[. . .]

The unbearable emptiness of formalism resides in its incuriosity about context in cases in which both facts and values matter greatly. In First Amendment jurisprudence, this difficulty manifests itself in an indifference to the speaker's identity when the Court evaluates speech, association, and free exercise rights. That indifference has led to missed analogies that obscure the importance of First Amendment institutions, especially colleges and universities, in advancing robust discourse. A proper understanding of their unique role could enable the Court to better calibrate the appropriate level of deference due to pedagogical decision-making. The Justices have accorded some weight to academic freedom, but regard for this value has paled in comparison to the respect accorded to other forms of institutional autonomy, most notably the liberty interests of religious organizations. The missed analogy to other First Amendment institutions has weakened the case for affirmative action in admissions, which turns heavily on accepting academic judgments about the learning environment.

In Fourteenth Amendment cases, the limits of formalism mainly manifest themselves in false equivalencies. Because the Court emphasizes categorical labels rather than histories of discrimination and persistent inequities, it has no way to distinguish between benign and malign uses of race. In litigation over college and university admissions, this lack of context has prompted the Court to apply strict scrutiny to race-based admissions policies, even when they are designed to promote inclusion of underrepresented groups. That formalistic approach has a renewed potential to undo affirmative action because the Court recently has treated race-based distinctions as uniquely pernicious in religious liberty cases. Only by overcoming formalism's tendency to treat all forms of discrimination as equivalently insidious can advocates deflect this danger.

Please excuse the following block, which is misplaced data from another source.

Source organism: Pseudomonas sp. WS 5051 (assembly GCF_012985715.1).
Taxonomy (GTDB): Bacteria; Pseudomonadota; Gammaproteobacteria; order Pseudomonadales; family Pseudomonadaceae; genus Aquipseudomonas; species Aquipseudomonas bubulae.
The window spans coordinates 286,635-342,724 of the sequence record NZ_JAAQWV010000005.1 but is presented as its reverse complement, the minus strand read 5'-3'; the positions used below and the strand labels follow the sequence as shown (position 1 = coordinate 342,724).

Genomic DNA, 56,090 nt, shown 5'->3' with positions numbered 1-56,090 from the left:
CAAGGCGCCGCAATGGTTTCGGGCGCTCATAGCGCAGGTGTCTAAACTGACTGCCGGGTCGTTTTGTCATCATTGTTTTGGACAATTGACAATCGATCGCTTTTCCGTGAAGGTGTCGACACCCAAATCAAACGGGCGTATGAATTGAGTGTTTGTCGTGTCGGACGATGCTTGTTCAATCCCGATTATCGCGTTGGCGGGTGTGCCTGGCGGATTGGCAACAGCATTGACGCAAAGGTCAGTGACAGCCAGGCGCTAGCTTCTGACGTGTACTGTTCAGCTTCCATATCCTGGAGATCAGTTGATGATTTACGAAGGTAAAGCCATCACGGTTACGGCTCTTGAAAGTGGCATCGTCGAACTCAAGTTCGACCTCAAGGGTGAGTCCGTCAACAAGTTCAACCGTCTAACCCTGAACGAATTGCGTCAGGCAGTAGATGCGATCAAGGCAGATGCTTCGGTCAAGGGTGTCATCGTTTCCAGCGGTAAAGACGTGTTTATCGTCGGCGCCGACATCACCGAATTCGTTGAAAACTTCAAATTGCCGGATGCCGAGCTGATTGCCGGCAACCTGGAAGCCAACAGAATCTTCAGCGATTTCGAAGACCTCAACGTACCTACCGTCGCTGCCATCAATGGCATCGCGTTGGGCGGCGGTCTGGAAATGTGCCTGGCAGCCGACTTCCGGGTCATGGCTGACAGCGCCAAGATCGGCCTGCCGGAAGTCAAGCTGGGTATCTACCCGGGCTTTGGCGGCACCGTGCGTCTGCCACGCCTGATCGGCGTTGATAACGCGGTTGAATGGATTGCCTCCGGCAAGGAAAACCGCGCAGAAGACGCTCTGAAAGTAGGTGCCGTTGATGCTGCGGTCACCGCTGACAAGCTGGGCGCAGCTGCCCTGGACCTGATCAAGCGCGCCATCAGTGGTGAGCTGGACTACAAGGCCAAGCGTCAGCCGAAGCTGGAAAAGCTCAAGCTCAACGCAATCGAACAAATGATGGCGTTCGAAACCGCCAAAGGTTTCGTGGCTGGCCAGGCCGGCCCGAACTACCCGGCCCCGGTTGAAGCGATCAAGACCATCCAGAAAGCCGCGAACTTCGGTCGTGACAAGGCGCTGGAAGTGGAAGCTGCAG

The perils of formalism for affirmative action jurisprudence have grown in recent years. The deference to decision-making in higher education seems increasingly crimped, and the characterization of race-based policies and practices as singularly dangerous has intensified. To secure the future of affirmative action, advocates must make the failures of formalism transparent by demonstrating the ongoing importance of colleges and universities in advancing an inclusive discourse that reflects the nation's diversity and advances its democratic ideals.

Distinguished Professor of Law, UC Irvine School of Law.